Therefore one must not wonder that people not acquainted with social justice activism and gender policy, not to mention with theoretical debates within gender studies cannot make sense of “what gender really is”. This ambiguity of the term within activism and policy makes it vulnerable too and provides a clue for actors who are less interested in disentangling complexities and more in creating a homogeneous other in the groups of feminists, LGBTQ activists, gender studies scholars, liberal, green and left-wing politicians.

In the context of the Hungarian government’s attacks on the Istanbul Convention and the gender studies programs, references were constantly made to existing activism that uses a gender definition which is not treating biological sex as a given fact, while regarding gender as a set of roles, expectations and meanings assigned to biological sexes. Instead, fine-tuning it to its own political agenda, the government referred to the gender definition of the kind of social justice activism that regards the separation of sex and gender not as an analytical, but a practical one, proposing that gender is independent of the bodily reality, that is: the gender a person identifies with. The government uses this gender definition to denounce any feminist claims as harmful, for instance, discussing gender stereotypes in kindergarten would in a next step lead to children questioning their gender identity.

The Hungarian government now clearly refuses to ratify the Istanbul Convention, this comprehensive instrument to address the structural causes of violence against women, despite the fact that it was signed by the same right-wing government in 2014. An organization close to the government authored a paper to explain why not to ratify the Convention, which reads: “Even though it is common sense that there are only two sexes in all creation, the Convention aims to go against this fact, do away with the notion of biological sexes and use the concept of gender instead for all legal purposes. People would stop being simply men and women, and would belong to one of the infinite number of artificially created gender categories” (translation by the author, emphasis added). This reframing of the definition is clearly flawed, as the above quoted definition of the Istanbul Convention does not question the sexual dimorphism and defines gender in analytical, not in identity, terms.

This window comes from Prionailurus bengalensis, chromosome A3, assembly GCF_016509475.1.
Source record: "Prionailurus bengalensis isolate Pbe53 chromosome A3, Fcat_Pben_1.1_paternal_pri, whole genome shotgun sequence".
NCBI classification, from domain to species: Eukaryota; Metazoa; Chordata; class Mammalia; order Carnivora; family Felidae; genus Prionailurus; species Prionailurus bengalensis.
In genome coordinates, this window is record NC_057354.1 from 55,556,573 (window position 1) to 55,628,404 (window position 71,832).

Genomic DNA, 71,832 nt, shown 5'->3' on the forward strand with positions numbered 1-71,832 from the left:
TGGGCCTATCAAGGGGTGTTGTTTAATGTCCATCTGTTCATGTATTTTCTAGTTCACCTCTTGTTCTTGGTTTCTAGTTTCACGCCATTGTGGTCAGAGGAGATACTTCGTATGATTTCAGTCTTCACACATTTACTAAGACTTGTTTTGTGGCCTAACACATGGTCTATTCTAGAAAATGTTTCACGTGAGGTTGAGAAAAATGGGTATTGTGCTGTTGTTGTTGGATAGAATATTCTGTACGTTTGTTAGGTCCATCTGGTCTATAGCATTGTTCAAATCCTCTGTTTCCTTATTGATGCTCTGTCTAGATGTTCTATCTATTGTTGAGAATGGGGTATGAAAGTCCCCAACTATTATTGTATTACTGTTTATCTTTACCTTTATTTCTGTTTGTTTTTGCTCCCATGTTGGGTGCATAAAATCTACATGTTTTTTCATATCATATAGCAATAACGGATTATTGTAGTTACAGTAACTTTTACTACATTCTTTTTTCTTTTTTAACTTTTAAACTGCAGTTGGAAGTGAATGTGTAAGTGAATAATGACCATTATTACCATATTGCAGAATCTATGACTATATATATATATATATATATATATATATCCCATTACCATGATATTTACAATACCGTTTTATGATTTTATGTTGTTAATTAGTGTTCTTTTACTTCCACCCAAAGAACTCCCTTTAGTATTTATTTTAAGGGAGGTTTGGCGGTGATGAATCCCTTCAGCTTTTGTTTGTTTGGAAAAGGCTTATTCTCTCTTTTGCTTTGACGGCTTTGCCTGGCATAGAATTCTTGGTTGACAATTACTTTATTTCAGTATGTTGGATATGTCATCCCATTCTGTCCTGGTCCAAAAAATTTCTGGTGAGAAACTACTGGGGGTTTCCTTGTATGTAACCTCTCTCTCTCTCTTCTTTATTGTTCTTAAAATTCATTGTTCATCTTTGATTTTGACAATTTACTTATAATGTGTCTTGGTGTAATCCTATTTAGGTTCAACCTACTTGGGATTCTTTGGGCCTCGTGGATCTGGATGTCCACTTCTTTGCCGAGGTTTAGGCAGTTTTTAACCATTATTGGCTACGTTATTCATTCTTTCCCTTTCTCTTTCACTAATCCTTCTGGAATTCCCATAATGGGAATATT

The Hungarian government, its media and its own “civil” organizations use this existing definition and activism of other countries (hardly present in Hungary) also, to ideologically underpin why such a violation of academic freedom, as is banning a licensed MA program in gender studies, should be celebrated in the name of normality and common sense. Gender studies, and the diversity of the scientific approaches applied (as in all science), is accused of defending and spreading this definition (and this one only), and equated to transgender and queer activism.

I am not pretending that this polysemy in itself can completely account for the right-wing contestations of the concept of gender. I more than agree with Andrea Pető who in this blog refers to the broader political agenda these attacks are embedded in and the dangerous precedent this state intervention represents. And with Weronika Grzebalska who describes the ban on Gender Studies and the rolling back of the liberal equality infrastructure as a key pillar of the illiberal transformation but who also invites us to inquire why many women see the project as a beneficial and legitimate alternative to the (neo)liberal equality paradigm. And as plenty of scholarship has already shown, the discourse about a threatening “gender ideology” has the origins in the Vatican. But what I think is important to reflect on in this debate, is, that one cannot simply and self-comfortingly say that the Right is misunderstanding gender or misrepresenting it for the sake of political instrumentalisation, and that it has created a straw man without any real-world reference, based on a decades old discourse solely; or that this is simply an old wine in new bottles (misogyny and homophobia). We need to face the internal contradictions within progressive politics. Some say that if we are self-reflexive then we are already capitulating, but I think the opposite is true. If we are worried about the strengthening of the Right, it is in our best interest to name and face the ideological conflicts within the progressive camp, otherwise we leave the terrain to the Right. Clarity about the differences of our own definitions is a prerequisite for that.

Eszter Kováts is a PhD student in Political Science at ELTE University Budapest. One of her recent publications is „Questioning consensuses – Right-wing populism, anti-populism and the threat of ’gender ideology’”, published by the Sociological Research Online of the British Sociological Association. She works in the Hungarian Office of the German political foundation Friedrich-Ebert-Stiftung (FES), where since 2012 she has been responsible for the Foundation’s gender program for East-Central Europe. In 2015 she co-edited the volume “Gender as Symbolic Glue. The position and role of conservative and far right parties in the anti-gender mobilizations in Europe” (published by FES and Foundation for European Progressive Studies, brief summary here).